After a two-day Green Day-specific rock vocal workshop, the show’s musical director, Loclan Mackenzie-Spencer, took over rehearsals, which focused on shaping and cleaning up the music — he said the actors learned most of their parts over break.

The actors also began to workshop the movement.

On Jan. 14, after a read and sing through, staging began.

They were working on the opening — and title — number. With Mackenzie-Spencer at the piano, Speer and Dunleavy moved throughout the auditorium — from on stage showing the actors where to enter to up in the seats checking to see how things looked from afar.

In describing a gesture used throughout the show — kind of like a shoulder pop, shrug — Dunleavy told the actors, who were all wearing knee pads because of the physically demanding movement, that it’s like getting consumer culture and “bulls--t” media off their backs.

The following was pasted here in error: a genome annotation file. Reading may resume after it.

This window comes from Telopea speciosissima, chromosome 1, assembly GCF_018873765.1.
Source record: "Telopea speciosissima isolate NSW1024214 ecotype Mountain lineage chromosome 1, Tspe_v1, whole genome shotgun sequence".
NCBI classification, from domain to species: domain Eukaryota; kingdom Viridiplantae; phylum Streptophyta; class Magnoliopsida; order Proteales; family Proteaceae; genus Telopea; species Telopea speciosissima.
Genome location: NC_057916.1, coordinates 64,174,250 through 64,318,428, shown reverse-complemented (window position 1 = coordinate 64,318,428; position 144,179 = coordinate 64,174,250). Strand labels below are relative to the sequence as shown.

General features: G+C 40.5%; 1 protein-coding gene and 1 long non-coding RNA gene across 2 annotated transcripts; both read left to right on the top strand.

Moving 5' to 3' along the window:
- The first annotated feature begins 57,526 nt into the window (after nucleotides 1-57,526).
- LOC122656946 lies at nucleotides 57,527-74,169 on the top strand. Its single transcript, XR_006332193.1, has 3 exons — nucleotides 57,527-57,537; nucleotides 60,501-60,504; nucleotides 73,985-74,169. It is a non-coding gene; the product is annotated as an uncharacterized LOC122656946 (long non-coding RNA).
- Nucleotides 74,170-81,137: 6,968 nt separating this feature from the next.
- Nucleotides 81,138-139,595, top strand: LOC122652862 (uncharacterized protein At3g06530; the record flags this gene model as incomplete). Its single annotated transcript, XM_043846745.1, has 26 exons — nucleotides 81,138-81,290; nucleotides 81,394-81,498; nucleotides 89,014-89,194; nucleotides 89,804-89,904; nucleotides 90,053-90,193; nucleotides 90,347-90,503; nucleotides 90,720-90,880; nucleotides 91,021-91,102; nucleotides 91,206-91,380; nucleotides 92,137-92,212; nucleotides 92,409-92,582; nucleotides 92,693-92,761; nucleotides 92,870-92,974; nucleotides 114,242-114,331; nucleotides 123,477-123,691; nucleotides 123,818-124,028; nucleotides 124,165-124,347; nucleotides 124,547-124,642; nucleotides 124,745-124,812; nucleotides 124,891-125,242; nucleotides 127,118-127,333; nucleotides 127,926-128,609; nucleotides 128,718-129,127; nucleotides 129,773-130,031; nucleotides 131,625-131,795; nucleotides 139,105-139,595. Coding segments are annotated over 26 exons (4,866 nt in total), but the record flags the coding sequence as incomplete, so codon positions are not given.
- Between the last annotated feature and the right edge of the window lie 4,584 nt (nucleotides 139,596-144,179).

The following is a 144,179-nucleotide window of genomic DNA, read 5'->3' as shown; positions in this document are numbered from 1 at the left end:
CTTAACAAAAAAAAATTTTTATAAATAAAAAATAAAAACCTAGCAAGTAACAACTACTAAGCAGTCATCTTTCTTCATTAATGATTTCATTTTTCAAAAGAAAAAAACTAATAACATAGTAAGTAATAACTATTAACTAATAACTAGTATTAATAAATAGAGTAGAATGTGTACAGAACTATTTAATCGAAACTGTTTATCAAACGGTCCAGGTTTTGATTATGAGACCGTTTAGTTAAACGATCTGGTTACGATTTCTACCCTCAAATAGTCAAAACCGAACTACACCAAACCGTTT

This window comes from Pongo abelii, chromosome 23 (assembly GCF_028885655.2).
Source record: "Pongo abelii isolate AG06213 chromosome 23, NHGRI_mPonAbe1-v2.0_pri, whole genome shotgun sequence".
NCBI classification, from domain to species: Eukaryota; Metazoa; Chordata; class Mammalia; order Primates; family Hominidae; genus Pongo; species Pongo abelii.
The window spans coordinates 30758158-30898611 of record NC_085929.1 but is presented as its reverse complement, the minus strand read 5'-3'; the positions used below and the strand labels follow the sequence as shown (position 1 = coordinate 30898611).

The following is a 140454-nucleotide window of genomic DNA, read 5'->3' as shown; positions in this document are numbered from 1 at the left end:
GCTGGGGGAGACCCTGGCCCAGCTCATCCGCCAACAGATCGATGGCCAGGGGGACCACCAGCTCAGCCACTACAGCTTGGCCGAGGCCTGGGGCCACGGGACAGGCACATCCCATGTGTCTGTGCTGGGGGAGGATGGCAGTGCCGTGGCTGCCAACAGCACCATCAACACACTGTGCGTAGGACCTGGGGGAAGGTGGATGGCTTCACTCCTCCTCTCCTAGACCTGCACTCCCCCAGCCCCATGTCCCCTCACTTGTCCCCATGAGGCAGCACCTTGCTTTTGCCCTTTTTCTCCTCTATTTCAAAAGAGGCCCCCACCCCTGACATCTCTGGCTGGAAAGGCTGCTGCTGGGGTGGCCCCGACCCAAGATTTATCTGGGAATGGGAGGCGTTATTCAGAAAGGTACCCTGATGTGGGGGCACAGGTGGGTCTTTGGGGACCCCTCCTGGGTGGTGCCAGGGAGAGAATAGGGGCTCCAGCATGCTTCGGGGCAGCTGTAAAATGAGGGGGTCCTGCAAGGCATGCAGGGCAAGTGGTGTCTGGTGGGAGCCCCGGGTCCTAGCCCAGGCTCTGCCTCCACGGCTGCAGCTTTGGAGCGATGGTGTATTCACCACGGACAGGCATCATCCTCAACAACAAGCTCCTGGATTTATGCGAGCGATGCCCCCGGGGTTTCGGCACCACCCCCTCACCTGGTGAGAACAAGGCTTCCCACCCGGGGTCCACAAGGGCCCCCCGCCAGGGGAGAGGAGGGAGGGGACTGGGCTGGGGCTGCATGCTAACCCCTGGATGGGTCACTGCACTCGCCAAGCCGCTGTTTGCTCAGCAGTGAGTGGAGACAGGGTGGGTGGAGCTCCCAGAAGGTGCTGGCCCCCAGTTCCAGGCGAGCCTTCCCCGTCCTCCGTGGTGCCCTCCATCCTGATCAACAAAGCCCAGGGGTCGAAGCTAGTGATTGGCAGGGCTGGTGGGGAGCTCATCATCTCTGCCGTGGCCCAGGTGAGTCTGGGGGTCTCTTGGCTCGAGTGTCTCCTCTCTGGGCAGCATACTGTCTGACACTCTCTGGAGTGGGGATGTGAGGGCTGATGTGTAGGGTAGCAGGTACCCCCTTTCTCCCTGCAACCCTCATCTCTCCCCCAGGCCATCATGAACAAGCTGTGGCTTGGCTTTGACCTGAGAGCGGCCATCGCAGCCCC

They have more flexibility to be individuals within the choreographic frame, Dunleavy said. They’re not all expected to look the same, and she prefers that.

“It’s really refreshing to be like I’m gonna go out there and this isn’t gonna look pretty, but it’s gonna have so much heart behind it that it’s gonna look beautiful,” Malaney said.

Teaching the choreography has been challenging, Dunleavy said. The actors are open and want to understand it and get it right, but sometimes it’s difficult to find ways to have it make sense to them.

“If they know the why of what they’re doing that really helps, however, given the nature of this piece being nonlinear and abstract and non-literal, sometimes the why isn’t always clear ...,” she said. “That might be more challenging than the movement to be honest.”

How Speer approaches the staging is directly influenced by how the story needs to be told so the audience can follow all the storylines.